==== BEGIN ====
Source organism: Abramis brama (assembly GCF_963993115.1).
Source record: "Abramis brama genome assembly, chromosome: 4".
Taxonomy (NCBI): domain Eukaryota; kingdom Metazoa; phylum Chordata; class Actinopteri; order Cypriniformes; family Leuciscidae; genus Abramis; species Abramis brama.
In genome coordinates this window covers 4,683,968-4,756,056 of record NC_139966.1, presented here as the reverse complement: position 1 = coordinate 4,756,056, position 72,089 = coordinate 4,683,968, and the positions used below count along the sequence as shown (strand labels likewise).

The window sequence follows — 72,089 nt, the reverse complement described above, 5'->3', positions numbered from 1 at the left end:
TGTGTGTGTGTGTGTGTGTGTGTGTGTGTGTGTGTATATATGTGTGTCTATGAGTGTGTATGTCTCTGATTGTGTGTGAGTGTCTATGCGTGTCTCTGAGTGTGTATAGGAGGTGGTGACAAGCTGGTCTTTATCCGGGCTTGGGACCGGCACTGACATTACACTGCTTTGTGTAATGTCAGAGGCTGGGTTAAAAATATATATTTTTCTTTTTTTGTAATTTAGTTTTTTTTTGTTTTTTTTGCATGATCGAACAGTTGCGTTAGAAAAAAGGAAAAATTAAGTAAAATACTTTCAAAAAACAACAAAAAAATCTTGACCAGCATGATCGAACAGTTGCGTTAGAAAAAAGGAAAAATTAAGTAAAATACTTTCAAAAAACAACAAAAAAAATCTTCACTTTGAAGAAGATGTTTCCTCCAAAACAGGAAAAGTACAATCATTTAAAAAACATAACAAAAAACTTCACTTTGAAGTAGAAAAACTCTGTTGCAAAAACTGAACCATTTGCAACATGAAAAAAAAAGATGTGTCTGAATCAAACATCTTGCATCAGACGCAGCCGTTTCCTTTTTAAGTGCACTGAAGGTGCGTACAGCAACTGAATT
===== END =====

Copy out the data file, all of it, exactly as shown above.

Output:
Source organism: Abramis brama (assembly GCF_963993115.1).
Source record: "Abramis brama genome assembly, chromosome: 4".
Taxonomy (NCBI): domain Eukaryota; kingdom Metazoa; phylum Chordata; class Actinopteri; order Cypriniformes; family Leuciscidae; genus Abramis; species Abramis brama.
In genome coordinates this window covers 4,683,968-4,756,056 of record NC_139966.1, presented here as the reverse complement: position 1 = coordinate 4,756,056, position 72,089 = coordinate 4,683,968, and the positions used below count along the sequence as shown (strand labels likewise).

The window sequence follows — 72,089 nt, the reverse complement described above, 5'->3', positions numbered from 1 at the left end:
TGTGTGTGTGTGTGTGTGTGTGTGTGTGTGTGTGTATATATGTGTGTCTATGAGTGTGTATGTCTCTGATTGTGTGTGAGTGTCTATGCGTGTCTCTGAGTGTGTATAGGAGGTGGTGACAAGCTGGTCTTTATCCGGGCTTGGGACCGGCACTGACATTACACTGCTTTGTGTAATGTCAGAGGCTGGGTTAAAAATATATATTTTTCTTTTTTTGTAATTTAGTTTTTTTTTGTTTTTTTTGCATGATCGAACAGTTGCGTTAGAAAAAAGGAAAAATTAAGTAAAATACTTTCAAAAAACAACAAAAAAATCTTGACCAGCATGATCGAACAGTTGCGTTAGAAAAAAGGAAAAATTAAGTAAAATACTTTCAAAAAACAACAAAAAAAATCTTCACTTTGAAGAAGATGTTTCCTCCAAAACAGGAAAAGTACAATCATTTAAAAAACATAACAAAAAACTTCACTTTGAAGTAGAAAAACTCTGTTGCAAAAACTGAACCATTTGCAACATGAAAAAAAAAGATGTGTCTGAATCAAACATCTTGCATCAGACGCAGCCGTTTCCTTTTTAAGTGCACTGAAGGTGCGTACAGCAACTGAATT